Last year a very courageous woman died. By definition, background and education, she would never have been picked for having the profile of an American hero. However, this very ordinary woman had the courage to say no - a no that changed the landscape of American life forever. Her simple "no" ignited a human rights revolution that was long overdue.
Rosa Parks, for more than fifty years, has been a symbol of equality and justice for all. As significant as she is to our American history and the Civil Rights Movement, it is sad that so many Americans did not know who she was prior to her death.
Since her death, there has been a revival of interest in her life and what she did to change America's way of life.
Much has changed since that day when Rosa refused to give up her seat for a white man. Laws have been written and promulgated to protect the human rights of every American citizen, no matter what his or her color, gender or sexual orientation.
Clearly, there are greater opportunities for people from all backgrounds. Unfortunately, prejudice continues to subtly infect people's thinking and acting.
We continue to label people by color and ethnicity. Shortly after 9-11, there was a wide range of inappropriate incidents involving people who looked Middle Eastern. Some were harassed and bullied; some of their homes were even vandalized.
In recent times, with the growing concerns around the undocumented, an increasing number of people with Hispanic backgrounds have been harassed and provoked.
In some communities, we have seen a resurgence in cross burnings and anti-Semitic vandalism.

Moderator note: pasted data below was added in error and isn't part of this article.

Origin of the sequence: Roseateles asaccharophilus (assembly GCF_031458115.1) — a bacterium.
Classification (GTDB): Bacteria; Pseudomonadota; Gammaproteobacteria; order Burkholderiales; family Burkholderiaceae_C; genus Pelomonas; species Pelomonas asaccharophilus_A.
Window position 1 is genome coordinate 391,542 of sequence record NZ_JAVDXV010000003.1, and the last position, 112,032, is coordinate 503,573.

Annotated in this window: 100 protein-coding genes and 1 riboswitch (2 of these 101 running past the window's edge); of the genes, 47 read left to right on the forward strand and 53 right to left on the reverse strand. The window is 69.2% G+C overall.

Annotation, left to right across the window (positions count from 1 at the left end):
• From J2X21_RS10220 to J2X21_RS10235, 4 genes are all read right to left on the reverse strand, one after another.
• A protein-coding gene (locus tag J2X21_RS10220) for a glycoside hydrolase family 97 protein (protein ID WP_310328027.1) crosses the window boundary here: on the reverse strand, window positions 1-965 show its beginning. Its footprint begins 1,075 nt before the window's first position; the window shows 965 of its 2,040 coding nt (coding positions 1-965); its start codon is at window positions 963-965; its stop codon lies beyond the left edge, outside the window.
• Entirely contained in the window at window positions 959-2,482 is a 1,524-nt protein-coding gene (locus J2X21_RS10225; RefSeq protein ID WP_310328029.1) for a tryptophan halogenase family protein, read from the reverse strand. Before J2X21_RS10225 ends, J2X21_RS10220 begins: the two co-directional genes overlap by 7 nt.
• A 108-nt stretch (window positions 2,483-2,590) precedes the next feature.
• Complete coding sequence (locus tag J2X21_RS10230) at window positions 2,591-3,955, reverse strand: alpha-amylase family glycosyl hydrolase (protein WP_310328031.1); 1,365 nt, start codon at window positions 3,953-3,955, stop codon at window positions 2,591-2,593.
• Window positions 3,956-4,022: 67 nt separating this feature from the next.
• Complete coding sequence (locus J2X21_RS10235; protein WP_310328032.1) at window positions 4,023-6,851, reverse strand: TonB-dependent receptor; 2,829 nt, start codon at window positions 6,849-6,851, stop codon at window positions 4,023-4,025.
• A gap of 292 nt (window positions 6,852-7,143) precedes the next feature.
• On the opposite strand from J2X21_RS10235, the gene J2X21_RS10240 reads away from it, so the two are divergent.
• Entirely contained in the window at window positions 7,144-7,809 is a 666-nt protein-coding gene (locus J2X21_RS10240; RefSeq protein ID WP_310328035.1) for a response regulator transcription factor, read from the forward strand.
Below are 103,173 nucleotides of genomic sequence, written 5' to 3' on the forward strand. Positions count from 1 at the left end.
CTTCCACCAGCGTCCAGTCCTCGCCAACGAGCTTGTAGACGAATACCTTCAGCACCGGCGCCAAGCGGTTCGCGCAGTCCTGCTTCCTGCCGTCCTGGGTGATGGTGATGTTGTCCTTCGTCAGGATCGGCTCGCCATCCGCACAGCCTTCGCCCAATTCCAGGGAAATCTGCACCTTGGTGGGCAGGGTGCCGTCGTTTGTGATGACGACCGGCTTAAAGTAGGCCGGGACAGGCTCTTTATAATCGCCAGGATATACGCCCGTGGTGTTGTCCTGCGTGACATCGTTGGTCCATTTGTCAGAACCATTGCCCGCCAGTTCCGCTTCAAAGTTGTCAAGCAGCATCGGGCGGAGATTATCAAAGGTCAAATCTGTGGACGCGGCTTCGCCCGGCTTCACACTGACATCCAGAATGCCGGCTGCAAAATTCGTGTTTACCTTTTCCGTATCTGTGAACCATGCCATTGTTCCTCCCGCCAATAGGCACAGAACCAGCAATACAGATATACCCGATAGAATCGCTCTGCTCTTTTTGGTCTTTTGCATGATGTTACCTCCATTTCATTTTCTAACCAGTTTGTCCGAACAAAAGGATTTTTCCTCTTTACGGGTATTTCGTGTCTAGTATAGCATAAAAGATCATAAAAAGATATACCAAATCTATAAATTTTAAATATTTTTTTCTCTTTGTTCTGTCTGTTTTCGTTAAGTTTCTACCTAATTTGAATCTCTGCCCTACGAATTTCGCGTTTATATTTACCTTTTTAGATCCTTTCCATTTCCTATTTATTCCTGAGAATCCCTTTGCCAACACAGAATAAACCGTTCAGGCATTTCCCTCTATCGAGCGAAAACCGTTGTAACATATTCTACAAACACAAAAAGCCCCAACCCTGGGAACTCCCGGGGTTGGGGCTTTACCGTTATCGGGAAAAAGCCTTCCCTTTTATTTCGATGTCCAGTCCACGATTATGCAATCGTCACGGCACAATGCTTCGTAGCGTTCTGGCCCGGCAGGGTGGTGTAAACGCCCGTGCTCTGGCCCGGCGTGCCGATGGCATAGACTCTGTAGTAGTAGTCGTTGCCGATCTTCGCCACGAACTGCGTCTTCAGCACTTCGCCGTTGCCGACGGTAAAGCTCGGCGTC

These behaviors are reprehensible and socially, totally unacceptable. However, there is another subtle form of prejudice that is equally as infectious and destructive.
So often, we don't realize how we fuel the various forms of prejudice by the comments we make, the humor we engage in or the behavior we support either overtly or covertly.
Most of us grew up with the dictum "don't judge a book by its' cover." How often do we judge by externals? How a person dresses, the length or style of one's hair, if he or she has body piercings or tattoos.
Some make moral and social judgments based on where someone lives, if their family is intact or if Mom and Dad have college degrees.
Many times, if someone was in prison or has been to a rehab, that is where the conversation begins and ends. There is no inquiry as to why and how come. We label people, and even worse, we judge them, often kick them to the curb and forbid our children to even be kind or respectful.
Probably, the most destructive thing we do as adults is make snap judgments, having absolute power and authority like we are experts on human behavior and life.
We immediately assume that a twenty-five year old heroin addict must be a marginal human being from a broken and dysfunctional family.
What about the sixteen year old who cannot live at home and lives in a community residence or group home? He or she must be an out of control teenager.
As adults, do we ever stop and think that maybe the teenager in question is not the problem. Maybe he or she was born into a family that was dysfunctional and maybe even lethal. The healthiest decision that the teenager made was to leave that destructive environment.